IDEAS home Printed from https://ideas.repec.org/p/nbr/nberwo/4793.html
   My bibliography  Save this paper

Capital Flight, External Debt and Domestic Policies

Author

Listed:
  • Michael P. Dooley
  • Kenneth M. Kletzer

Abstract

It is now well documented that capital flight has been a dominant feature of capital movements between developing and industrial countries. Since 1988 reductions in the stock of flight capital more than account for private capital flows to emerging markets. This suggests that what appears to be a diversification of portfolios of residents of developed countries may be a restoration of 'home bias' in the portfolios of residents of developing countries. We show that changes in the stock of capital flight can increase or decrease welfare depending on the structure of distortionary taxes and subsidies on capital income and the effects of capital flight on the tax base.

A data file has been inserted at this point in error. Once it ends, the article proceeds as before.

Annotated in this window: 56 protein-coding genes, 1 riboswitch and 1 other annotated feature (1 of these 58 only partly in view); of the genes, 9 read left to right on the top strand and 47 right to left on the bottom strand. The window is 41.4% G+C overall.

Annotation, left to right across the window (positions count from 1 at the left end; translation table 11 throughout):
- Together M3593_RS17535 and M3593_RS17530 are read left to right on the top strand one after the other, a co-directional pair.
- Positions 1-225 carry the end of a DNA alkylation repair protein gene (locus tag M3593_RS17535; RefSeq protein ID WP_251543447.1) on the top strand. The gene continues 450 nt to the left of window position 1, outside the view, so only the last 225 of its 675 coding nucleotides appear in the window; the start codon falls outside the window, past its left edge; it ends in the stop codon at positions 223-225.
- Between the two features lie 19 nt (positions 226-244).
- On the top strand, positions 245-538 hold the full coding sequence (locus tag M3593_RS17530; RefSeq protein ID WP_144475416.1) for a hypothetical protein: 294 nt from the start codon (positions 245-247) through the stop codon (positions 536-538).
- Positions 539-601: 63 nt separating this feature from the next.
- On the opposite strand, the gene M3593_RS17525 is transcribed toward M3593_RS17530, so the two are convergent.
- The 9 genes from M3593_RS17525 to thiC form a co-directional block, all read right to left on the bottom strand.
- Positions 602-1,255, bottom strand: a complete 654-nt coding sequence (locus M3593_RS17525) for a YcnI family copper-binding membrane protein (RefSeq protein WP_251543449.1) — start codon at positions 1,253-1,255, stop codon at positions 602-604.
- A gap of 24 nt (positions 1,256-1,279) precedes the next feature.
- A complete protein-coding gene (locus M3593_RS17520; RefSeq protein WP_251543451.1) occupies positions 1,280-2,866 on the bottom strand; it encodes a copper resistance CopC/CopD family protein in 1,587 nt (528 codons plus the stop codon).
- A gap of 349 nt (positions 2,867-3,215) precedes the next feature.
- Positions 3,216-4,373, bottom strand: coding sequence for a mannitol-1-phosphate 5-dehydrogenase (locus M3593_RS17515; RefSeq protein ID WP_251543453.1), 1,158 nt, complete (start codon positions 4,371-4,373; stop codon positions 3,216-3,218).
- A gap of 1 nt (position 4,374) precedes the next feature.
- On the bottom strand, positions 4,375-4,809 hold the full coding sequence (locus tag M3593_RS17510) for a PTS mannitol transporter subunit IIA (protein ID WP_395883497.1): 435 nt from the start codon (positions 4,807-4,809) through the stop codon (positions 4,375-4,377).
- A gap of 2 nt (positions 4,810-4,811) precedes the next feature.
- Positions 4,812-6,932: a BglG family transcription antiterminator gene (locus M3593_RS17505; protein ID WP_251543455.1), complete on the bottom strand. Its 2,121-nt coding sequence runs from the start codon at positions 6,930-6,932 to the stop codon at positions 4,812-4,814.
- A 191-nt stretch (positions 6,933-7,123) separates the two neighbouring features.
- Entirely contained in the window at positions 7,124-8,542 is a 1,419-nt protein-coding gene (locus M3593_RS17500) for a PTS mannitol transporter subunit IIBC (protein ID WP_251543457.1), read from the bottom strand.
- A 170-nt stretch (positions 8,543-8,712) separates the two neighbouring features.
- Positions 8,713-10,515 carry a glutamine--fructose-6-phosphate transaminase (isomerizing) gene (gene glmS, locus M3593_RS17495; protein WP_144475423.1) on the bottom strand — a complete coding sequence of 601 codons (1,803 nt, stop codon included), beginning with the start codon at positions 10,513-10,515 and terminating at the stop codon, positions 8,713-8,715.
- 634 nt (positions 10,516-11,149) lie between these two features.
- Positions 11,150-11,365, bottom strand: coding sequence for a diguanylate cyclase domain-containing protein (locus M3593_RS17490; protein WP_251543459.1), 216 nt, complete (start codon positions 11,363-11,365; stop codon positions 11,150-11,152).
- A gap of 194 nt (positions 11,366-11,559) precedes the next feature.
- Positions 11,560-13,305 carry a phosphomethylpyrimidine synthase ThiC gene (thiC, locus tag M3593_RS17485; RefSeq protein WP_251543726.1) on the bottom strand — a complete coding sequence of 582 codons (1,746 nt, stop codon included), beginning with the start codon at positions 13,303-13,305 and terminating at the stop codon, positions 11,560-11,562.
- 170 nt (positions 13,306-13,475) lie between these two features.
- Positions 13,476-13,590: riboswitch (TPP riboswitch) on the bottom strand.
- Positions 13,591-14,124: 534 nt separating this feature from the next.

Suggested Citation

  • Michael P. Dooley & Kenneth M. Kletzer, 1994. "Capital Flight, External Debt and Domestic Policies," NBER Working Papers 4793, National Bureau of Economic Research, Inc.
  • Handle: RePEc:nbr:nberwo:4793
    Note: IFM
    as

    Download full text from publisher

    File URL: http://www.nber.org/papers/w4793.pdf
    Download Restriction: no

    Other versions of this item:

    References listed on IDEAS

    as
    1. Eaton, Jonathan, 1987. "Public Debt Guarantees and Private Capital Flight," World Bank Economic Review, World Bank Group, vol. 1(3), pages 377-395, May.
    2. Michael P. Dooley, 1988. "Capital Flight: A Response to Differences in Financial Risks," IMF Staff Papers, Palgrave Macmillan, vol. 35(3), pages 422-436, September.